I can remember the delight of the wingnut bloggers when this stuff was dumped onto the net. They were claiming that the captured documents would provide evidence of the imminent danger that Saddam Hussein had posed to the world.
The administration was only too willing to put this material forward to bolster its dubious (and by-then discredited) claims of Saddam's WMD programs.
It appears now that -- in their effort to accomodate the right-wing kooks -- the U.S. government may have put actual sensitive nuclear information out there for the taking.
Last March, the federal government set up a Web site to make public a vast archive of Iraqi documents captured during the war. The Bush administration did so under pressure from Congressional Republicans who had said they hoped to "leverage the Internet" to find new evidence of the prewar dangers posed by Saddam Hussein.
But in recent weeks, the site has posted some documents that weapons experts say are a danger themselves: detailed accounts of Iraq's secret nuclear research before the 1991 Persian Gulf war. The documents, the experts say, constitute a basic guide to building an atom bomb.
Last night, the government shut down the Web site after The New York Times asked about complaints from weapons experts and arms-control officials. A spokesman for John Negroponte, the director of national intelligence, said access to the site had been suspended "pending a review to ensure its content is appropriate for public viewing."
Officials of the International Atomic Energy Agency, fearing that the information could help states like Iran develop nuclear arms, had privately protested last week to the American ambassador to the agency, according to European diplomats who spoke on condition of anonymity because of the issue's sensitivity. One diplomat said the agency's technical experts "were shocked" at the public disclosures. ...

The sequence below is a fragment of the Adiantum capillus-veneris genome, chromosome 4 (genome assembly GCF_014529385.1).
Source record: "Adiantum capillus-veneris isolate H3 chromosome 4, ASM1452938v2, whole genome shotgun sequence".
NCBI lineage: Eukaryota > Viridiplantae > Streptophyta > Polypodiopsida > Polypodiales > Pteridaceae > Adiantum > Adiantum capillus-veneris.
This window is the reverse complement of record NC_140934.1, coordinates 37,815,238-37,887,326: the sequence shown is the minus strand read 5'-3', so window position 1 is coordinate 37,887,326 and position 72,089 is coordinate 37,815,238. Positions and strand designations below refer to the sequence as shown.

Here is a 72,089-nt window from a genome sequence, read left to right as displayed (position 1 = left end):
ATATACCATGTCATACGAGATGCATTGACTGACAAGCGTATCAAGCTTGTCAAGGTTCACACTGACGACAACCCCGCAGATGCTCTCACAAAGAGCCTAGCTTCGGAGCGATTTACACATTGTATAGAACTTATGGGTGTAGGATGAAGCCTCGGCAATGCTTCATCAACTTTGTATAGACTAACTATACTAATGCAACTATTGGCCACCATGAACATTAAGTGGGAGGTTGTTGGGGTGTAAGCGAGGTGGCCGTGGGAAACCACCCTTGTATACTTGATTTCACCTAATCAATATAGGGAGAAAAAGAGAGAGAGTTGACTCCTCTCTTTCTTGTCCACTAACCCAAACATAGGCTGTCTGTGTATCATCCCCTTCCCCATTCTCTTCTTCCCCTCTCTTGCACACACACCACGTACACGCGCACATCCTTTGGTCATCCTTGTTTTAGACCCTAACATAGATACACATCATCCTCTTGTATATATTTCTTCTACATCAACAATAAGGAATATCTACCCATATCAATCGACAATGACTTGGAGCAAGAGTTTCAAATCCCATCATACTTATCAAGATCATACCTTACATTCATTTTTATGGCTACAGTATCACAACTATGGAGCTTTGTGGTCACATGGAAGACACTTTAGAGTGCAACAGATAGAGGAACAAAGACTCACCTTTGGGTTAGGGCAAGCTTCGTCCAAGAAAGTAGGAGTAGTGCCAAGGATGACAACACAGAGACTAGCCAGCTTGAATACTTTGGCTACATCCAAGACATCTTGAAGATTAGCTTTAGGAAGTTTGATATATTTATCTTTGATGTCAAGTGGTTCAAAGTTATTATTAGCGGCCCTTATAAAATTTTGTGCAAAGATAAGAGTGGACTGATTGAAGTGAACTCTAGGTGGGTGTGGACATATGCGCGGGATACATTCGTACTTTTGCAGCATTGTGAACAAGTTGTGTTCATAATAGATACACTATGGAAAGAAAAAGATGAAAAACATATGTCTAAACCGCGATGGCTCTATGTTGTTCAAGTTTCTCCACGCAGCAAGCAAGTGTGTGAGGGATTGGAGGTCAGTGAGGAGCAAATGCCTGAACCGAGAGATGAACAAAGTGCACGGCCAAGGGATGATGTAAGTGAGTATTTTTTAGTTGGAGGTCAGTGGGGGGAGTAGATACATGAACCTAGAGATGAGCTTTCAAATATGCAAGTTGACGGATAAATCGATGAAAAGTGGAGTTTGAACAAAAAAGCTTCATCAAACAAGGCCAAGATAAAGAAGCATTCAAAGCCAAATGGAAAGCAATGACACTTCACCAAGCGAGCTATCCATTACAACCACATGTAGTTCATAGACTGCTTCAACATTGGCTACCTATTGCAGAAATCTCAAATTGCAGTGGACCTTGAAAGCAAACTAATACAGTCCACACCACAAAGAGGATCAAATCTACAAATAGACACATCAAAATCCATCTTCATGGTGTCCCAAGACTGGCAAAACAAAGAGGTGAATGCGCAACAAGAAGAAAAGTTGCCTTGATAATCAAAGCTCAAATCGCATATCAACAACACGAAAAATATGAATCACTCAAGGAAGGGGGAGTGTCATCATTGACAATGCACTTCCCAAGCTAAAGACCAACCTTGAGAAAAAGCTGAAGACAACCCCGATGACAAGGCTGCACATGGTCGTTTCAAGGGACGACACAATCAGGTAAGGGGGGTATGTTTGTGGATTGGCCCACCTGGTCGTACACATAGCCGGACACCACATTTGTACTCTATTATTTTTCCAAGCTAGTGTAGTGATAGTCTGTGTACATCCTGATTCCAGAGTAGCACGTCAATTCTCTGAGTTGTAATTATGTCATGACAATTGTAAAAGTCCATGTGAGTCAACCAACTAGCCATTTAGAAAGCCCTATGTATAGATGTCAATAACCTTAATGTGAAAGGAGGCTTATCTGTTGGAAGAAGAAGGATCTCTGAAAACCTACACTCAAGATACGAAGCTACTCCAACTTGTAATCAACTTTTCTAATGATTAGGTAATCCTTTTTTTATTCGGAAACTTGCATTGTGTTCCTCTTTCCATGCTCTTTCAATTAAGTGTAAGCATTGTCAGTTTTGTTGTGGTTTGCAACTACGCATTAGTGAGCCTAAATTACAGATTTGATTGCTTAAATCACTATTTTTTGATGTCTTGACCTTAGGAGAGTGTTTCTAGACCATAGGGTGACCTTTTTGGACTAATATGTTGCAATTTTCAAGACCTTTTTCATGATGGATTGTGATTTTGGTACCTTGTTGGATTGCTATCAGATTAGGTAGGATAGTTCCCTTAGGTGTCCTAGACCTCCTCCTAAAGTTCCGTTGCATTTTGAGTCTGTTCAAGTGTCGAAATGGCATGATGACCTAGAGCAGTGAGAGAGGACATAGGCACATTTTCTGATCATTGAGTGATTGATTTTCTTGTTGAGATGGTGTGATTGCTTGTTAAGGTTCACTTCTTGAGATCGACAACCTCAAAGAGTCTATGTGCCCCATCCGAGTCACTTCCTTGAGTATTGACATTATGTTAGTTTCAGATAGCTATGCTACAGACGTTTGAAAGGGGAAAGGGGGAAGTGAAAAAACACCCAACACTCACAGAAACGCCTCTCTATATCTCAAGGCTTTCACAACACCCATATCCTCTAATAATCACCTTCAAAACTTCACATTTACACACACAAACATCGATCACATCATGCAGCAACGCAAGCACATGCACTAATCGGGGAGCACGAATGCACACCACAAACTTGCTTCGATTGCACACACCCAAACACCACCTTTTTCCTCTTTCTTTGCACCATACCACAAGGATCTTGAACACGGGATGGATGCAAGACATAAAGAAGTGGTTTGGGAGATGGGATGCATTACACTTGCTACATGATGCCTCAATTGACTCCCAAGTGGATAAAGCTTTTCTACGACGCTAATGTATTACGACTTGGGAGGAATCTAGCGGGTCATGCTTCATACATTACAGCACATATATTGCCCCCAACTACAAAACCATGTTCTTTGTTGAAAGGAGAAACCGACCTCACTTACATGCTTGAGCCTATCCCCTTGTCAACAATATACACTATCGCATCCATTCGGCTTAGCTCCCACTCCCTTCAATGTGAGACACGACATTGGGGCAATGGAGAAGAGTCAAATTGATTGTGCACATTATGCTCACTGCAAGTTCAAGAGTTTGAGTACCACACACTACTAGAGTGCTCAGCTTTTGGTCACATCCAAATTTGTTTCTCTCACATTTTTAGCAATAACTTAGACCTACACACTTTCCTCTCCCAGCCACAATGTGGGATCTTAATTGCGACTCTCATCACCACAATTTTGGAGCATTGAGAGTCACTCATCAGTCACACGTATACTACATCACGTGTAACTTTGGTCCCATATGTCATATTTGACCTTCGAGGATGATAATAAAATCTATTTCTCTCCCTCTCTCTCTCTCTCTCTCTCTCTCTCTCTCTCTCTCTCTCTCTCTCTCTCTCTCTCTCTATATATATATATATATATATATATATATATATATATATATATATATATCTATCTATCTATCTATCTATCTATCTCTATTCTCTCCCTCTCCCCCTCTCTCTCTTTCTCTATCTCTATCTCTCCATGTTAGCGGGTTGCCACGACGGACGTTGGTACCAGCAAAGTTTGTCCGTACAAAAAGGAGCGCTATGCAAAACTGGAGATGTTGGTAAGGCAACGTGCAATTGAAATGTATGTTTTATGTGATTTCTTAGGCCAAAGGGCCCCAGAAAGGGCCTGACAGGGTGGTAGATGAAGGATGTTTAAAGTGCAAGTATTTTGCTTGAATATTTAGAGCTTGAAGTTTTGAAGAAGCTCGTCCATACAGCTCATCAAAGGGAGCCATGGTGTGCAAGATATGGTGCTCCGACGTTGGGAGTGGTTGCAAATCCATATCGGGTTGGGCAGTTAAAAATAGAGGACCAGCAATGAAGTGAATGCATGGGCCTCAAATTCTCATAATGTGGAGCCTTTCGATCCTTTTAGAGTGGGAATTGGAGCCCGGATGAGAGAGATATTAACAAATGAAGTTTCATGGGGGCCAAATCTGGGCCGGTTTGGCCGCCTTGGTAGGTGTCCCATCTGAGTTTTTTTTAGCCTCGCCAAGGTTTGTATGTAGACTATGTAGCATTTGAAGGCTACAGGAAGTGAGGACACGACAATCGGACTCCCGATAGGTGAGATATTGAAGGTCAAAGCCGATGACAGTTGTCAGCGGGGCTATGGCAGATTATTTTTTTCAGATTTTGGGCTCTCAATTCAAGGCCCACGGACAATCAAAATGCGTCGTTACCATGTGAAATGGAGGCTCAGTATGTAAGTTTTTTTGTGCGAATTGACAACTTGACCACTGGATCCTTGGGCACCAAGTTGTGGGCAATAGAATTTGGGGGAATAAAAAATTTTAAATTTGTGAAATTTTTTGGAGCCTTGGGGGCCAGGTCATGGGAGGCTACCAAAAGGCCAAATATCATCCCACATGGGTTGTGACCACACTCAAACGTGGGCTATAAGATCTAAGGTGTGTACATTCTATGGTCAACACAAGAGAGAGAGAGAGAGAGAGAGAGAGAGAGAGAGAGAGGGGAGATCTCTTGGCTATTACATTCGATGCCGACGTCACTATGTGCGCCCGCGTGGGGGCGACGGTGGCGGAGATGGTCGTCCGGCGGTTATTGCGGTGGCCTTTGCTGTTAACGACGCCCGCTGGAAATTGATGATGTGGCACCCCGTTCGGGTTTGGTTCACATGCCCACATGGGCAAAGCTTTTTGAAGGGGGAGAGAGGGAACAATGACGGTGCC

The documents, roughly a dozen in number, contain charts, diagrams, equations and lengthy narratives about bomb building that nuclear experts who have viewed them say go beyond what is available elsewhere on the Internet and in other public forums. For instance, the papers give detailed information on how to build nuclear firing circuits and triggering explosives, as well as the radioactive cores of atom bombs.
"For the U.S. to toss a match into this flammable area is very irresponsible," said A. Bryan Siebert, a former director of classification at the federal Department of Energy, which runs the nation's nuclear arms program. "There's a lot of things about nuclear weapons that are secret and should remain so."
The government had received earlier warnings about the contents of the Web site. Last spring, after the site began posting old Iraqi documents about chemical weapons, United Nations arms-control officials in New York won the withdrawal of a report that gave information on how to make tabun and sarin, nerve agents that kill by causing respiratory failure.
The campaign for the online archive was mounted by conservative publications and politicians, who said that the nation's spy agencies had failed adequately to analyze the 48,000 boxes of documents seized since the March 2003 invasion. With the public increasingly skeptical about the rationale and conduct of the war, the chairmen of the House and Senate intelligence committees argued that wide analysis and translation of the documents -- most of them in Arabic -- would reinvigorate the search for clues that Mr. Hussein had resumed his unconventional arms programs in the years before the invasion. American search teams never found such evidence.
Mr. Negroponte had resisted setting up the Web site, which some intelligence officials felt implicitly raised questions about the competence and judgment of government analysts. But President Bush approved the site's creation after Congressional Republicans proposed legislation to force the documents' release.